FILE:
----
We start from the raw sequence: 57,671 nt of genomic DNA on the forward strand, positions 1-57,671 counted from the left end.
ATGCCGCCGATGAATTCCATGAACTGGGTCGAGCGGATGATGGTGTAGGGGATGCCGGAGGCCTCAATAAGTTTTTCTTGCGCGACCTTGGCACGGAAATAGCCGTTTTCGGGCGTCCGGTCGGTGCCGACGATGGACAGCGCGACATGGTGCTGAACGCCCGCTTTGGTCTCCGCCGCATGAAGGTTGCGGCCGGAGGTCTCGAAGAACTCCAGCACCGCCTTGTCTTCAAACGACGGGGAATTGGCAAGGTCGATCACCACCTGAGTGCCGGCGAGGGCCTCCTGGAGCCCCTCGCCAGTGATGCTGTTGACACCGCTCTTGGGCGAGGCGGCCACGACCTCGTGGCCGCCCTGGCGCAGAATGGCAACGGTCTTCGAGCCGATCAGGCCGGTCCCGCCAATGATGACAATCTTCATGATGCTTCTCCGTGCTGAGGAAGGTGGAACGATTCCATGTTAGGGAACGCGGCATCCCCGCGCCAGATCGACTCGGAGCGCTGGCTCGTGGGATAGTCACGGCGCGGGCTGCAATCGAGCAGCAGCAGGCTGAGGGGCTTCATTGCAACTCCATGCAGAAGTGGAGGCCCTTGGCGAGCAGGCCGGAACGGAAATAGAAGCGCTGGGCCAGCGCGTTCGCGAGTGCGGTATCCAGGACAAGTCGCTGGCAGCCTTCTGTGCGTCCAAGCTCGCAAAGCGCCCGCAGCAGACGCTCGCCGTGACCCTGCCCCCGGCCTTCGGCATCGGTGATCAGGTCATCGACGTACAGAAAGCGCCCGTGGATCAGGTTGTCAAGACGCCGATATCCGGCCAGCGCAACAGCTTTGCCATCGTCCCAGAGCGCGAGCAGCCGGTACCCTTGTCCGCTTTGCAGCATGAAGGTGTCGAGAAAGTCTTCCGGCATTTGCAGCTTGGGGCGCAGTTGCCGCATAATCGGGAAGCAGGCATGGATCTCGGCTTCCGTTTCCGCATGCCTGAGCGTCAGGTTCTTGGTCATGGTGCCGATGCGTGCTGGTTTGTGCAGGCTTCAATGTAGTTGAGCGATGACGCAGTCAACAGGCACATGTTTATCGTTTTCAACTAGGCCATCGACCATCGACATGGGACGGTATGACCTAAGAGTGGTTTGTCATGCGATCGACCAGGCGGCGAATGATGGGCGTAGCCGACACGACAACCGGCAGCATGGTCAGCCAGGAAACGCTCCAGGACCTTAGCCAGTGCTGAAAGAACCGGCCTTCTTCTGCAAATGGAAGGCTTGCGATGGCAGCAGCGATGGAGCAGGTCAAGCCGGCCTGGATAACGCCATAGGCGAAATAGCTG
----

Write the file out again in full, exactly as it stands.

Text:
We start from the raw sequence: 57,671 nt of genomic DNA on the forward strand, positions 1-57,671 counted from the left end.
ATGCCGCCGATGAATTCCATGAACTGGGTCGAGCGGATGATGGTGTAGGGGATGCCGGAGGCCTCAATAAGTTTTTCTTGCGCGACCTTGGCACGGAAATAGCCGTTTTCGGGCGTCCGGTCGGTGCCGACGATGGACAGCGCGACATGGTGCTGAACGCCCGCTTTGGTCTCCGCCGCATGAAGGTTGCGGCCGGAGGTCTCGAAGAACTCCAGCACCGCCTTGTCTTCAAACGACGGGGAATTGGCAAGGTCGATCACCACCTGAGTGCCGGCGAGGGCCTCCTGGAGCCCCTCGCCAGTGATGCTGTTGACACCGCTCTTGGGCGAGGCGGCCACGACCTCGTGGCCGCCCTGGCGCAGAATGGCAACGGTCTTCGAGCCGATCAGGCCGGTCCCGCCAATGATGACAATCTTCATGATGCTTCTCCGTGCTGAGGAAGGTGGAACGATTCCATGTTAGGGAACGCGGCATCCCCGCGCCAGATCGACTCGGAGCGCTGGCTCGTGGGATAGTCACGGCGCGGGCTGCAATCGAGCAGCAGCAGGCTGAGGGGCTTCATTGCAACTCCATGCAGAAGTGGAGGCCCTTGGCGAGCAGGCCGGAACGGAAATAGAAGCGCTGGGCCAGCGCGTTCGCGAGTGCGGTATCCAGGACAAGTCGCTGGCAGCCTTCTGTGCGTCCAAGCTCGCAAAGCGCCCGCAGCAGACGCTCGCCGTGACCCTGCCCCCGGCCTTCGGCATCGGTGATCAGGTCATCGACGTACAGAAAGCGCCCGTGGATCAGGTTGTCAAGACGCCGATATCCGGCCAGCGCAACAGCTTTGCCATCGTCCCAGAGCGCGAGCAGCCGGTACCCTTGTCCGCTTTGCAGCATGAAGGTGTCGAGAAAGTCTTCCGGCATTTGCAGCTTGGGGCGCAGTTGCCGCATAATCGGGAAGCAGGCATGGATCTCGGCTTCCGTTTCCGCATGCCTGAGCGTCAGGTTCTTGGTCATGGTGCCGATGCGTGCTGGTTTGTGCAGGCTTCAATGTAGTTGAGCGATGACGCAGTCAACAGGCACATGTTTATCGTTTTCAACTAGGCCATCGACCATCGACATGGGACGGTATGACCTAAGAGTGGTTTGTCATGCGATCGACCAGGCGGCGAATGATGGGCGTAGCCGACACGACAACCGGCAGCATGGTCAGCCAGGAAACGCTCCAGGACCTTAGCCAGTGCTGAAAGAACCGGCCTTCTTCTGCAAATGGAAGGCTTGCGATGGCAGCAGCGATGGAGCAGGTCAAGCCGGCCTGGATAACGCCATAGGCGAAATAGCTG